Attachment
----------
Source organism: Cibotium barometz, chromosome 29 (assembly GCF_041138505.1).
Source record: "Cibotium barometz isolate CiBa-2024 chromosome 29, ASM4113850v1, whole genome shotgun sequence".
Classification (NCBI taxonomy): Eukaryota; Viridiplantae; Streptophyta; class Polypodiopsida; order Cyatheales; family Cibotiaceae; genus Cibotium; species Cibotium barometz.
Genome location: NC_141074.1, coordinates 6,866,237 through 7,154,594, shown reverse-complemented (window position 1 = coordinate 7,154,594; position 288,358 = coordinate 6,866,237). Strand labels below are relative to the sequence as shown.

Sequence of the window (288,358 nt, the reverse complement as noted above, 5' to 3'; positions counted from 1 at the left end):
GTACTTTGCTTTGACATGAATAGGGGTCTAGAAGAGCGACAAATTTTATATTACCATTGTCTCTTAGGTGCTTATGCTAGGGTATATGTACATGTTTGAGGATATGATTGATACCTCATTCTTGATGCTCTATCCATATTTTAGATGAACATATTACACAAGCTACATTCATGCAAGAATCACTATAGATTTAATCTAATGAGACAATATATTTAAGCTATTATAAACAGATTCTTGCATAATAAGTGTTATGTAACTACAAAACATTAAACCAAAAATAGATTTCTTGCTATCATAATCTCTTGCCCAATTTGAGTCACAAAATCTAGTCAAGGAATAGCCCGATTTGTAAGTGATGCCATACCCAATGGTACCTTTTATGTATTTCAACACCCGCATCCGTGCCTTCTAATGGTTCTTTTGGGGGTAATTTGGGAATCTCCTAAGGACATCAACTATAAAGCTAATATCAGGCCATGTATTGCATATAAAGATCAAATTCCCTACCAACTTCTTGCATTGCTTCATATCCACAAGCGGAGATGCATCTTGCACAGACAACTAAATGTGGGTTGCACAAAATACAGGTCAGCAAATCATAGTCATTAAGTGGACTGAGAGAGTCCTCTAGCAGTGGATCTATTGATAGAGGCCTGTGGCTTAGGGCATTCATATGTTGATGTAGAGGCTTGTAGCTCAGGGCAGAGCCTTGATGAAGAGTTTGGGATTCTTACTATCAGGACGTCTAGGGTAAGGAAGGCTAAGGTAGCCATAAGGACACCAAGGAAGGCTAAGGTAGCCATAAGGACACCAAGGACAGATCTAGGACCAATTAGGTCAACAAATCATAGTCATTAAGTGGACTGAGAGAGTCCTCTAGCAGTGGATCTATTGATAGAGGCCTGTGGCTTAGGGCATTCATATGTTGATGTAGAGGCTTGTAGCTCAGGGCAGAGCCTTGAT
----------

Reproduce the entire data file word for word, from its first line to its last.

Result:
Source organism: Cibotium barometz, chromosome 29 (assembly GCF_041138505.1).
Source record: "Cibotium barometz isolate CiBa-2024 chromosome 29, ASM4113850v1, whole genome shotgun sequence".
Classification (NCBI taxonomy): Eukaryota; Viridiplantae; Streptophyta; class Polypodiopsida; order Cyatheales; family Cibotiaceae; genus Cibotium; species Cibotium barometz.
Genome location: NC_141074.1, coordinates 6,866,237 through 7,154,594, shown reverse-complemented (window position 1 = coordinate 7,154,594; position 288,358 = coordinate 6,866,237). Strand labels below are relative to the sequence as shown.

Sequence of the window (288,358 nt, the reverse complement as noted above, 5' to 3'; positions counted from 1 at the left end):
GTACTTTGCTTTGACATGAATAGGGGTCTAGAAGAGCGACAAATTTTATATTACCATTGTCTCTTAGGTGCTTATGCTAGGGTATATGTACATGTTTGAGGATATGATTGATACCTCATTCTTGATGCTCTATCCATATTTTAGATGAACATATTACACAAGCTACATTCATGCAAGAATCACTATAGATTTAATCTAATGAGACAATATATTTAAGCTATTATAAACAGATTCTTGCATAATAAGTGTTATGTAACTACAAAACATTAAACCAAAAATAGATTTCTTGCTATCATAATCTCTTGCCCAATTTGAGTCACAAAATCTAGTCAAGGAATAGCCCGATTTGTAAGTGATGCCATACCCAATGGTACCTTTTATGTATTTCAACACCCGCATCCGTGCCTTCTAATGGTTCTTTTGGGGGTAATTTGGGAATCTCCTAAGGACATCAACTATAAAGCTAATATCAGGCCATGTATTGCATATAAAGATCAAATTCCCTACCAACTTCTTGCATTGCTTCATATCCACAAGCGGAGATGCATCTTGCACAGACAACTAAATGTGGGTTGCACAAAATACAGGTCAGCAAATCATAGTCATTAAGTGGACTGAGAGAGTCCTCTAGCAGTGGATCTATTGATAGAGGCCTGTGGCTTAGGGCATTCATATGTTGATGTAGAGGCTTGTAGCTCAGGGCAGAGCCTTGATGAAGAGTTTGGGATTCTTACTATCAGGACGTCTAGGGTAAGGAAGGCTAAGGTAGCCATAAGGACACCAAGGAAGGCTAAGGTAGCCATAAGGACACCAAGGACAGATCTAGGACCAATTAGGTCAACAAATCATAGTCATTAAGTGGACTGAGAGAGTCCTCTAGCAGTGGATCTATTGATAGAGGCCTGTGGCTTAGGGCATTCATATGTTGATGTAGAGGCTTGTAGCTCAGGGCAGAGCCTTGAT